General Motor's Super Bowl ad that had Will Ferrell enraged when he found out that Norway was "out EV-ing the US" has sparked a flurry of responses from the likes of Ford, Audi, and even the Prime Minister of Norway, Erna Solberg.

GM's marketing campaign actually included a few quick videos that pre-date the commercial and show Ferrell learning that Norway was way ahead of the US in EV sales. Ferrell's frustration leads to him ordering 5 million anchovy pizzas to Norway as a way to prank them for being better at buying EVs than the US is. 

Ferrell eventually comes up with a better idea, which is to get some friends (comedians Keenan Thompson and Awkwafina) and bring some American made EVs (he took GM's two upcoming EVs, the Cadillac Lyriq and the GM Hummer EV) to Norway and let them know (jokingly) that the US won't stand for Norway's EV dominance anymore. 


Ford then joins in on the fun and Audi has their own strange take on how to get in on the attention that EVs were getting from GM's Ferrell spot.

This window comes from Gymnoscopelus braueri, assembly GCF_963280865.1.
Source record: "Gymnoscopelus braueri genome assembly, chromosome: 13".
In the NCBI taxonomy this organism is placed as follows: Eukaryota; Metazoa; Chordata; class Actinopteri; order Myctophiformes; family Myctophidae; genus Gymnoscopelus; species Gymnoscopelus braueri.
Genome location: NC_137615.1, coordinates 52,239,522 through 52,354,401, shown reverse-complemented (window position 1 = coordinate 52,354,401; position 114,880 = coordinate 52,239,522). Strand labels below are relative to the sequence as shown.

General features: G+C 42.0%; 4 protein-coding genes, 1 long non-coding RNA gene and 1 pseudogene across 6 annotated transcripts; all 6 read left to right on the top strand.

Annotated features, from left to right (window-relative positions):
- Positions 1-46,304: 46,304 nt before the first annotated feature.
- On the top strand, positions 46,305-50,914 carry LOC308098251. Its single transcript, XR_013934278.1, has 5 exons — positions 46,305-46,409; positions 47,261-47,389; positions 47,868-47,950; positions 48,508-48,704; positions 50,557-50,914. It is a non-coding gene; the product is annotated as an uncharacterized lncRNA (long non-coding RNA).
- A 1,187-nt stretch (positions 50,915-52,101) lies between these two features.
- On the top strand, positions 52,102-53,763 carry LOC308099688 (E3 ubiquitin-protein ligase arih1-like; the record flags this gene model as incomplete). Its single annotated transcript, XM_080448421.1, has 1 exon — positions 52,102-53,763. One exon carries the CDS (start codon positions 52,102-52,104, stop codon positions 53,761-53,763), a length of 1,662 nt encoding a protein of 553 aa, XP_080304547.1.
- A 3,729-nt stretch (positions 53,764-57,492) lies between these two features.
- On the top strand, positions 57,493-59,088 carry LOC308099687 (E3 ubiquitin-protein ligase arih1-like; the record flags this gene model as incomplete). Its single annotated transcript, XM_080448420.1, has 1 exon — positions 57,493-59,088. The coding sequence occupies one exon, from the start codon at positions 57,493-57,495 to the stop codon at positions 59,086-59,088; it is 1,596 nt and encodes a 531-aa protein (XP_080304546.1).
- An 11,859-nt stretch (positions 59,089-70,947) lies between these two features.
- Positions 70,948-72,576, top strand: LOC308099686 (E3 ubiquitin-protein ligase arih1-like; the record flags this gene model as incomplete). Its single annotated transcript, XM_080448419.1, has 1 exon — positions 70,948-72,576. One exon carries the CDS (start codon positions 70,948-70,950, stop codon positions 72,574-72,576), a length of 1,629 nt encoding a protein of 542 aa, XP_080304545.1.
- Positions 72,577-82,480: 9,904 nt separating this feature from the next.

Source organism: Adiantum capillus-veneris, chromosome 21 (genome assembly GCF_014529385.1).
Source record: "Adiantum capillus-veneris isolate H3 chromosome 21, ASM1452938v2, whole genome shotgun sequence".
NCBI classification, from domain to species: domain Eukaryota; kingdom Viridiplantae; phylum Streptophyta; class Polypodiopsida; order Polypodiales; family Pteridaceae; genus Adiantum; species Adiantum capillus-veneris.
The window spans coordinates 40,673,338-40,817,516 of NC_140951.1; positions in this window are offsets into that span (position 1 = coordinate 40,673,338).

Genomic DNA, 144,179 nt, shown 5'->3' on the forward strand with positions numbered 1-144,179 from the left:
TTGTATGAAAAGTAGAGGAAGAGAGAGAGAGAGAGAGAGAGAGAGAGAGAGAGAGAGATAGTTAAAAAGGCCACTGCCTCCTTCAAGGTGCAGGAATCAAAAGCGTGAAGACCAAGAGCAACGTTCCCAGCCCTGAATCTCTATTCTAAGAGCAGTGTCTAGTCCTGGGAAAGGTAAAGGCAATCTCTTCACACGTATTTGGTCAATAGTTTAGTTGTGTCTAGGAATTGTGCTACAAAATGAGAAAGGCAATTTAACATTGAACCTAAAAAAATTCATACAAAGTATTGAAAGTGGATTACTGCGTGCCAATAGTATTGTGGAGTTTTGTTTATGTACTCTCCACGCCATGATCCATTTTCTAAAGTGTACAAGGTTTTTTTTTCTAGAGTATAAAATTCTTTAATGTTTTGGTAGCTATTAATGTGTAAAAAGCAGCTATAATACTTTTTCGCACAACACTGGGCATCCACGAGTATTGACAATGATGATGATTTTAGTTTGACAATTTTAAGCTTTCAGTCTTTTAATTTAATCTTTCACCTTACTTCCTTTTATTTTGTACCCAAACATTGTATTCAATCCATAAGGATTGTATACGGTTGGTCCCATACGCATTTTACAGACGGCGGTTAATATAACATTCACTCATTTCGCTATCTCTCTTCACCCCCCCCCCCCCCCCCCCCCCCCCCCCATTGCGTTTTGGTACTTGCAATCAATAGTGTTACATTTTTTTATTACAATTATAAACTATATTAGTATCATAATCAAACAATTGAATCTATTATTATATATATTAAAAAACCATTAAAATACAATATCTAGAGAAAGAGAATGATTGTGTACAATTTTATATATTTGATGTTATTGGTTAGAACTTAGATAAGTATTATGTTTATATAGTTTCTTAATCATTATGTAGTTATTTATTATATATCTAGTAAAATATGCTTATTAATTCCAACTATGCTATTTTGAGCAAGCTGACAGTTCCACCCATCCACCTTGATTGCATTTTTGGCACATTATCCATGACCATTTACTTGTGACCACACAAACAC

Now, we see a Tesla enthusiast that also sells Telsa air fresheners and some other Tesla-specific merchandise and operates the YouTube channel Minimal Duck has joined the party. He's created a spec ad from footage that he shot when he recently visited Norway. 

The video reminds us that there are plenty of US-made EVs in Norway already, and it's great that GM is "better late than never".

Tesla spec ad in Norway

Jumping on the pizza theme he congratulates GM for "Joining the Pizza Party" in Norway. We've seen other Tesla spec ads that were made by fans and this one, like many of the others was done very well. There's little chance that Tesla would actually see it and offer to buy the rights because Tesla just doesn't advertise. Plus, why should it when there are fans like this that make the content and publish it for free?

With all of these responses to the Ferrell EV-ad campaign, it's pretty clear that GM has accomplished its goal of getting people talking about EVs, and hopefully, that will inspire more awareness and ultimately lead to increased market share. The US has a long way to go to catch up with Norway when it comes to EV adoption. 

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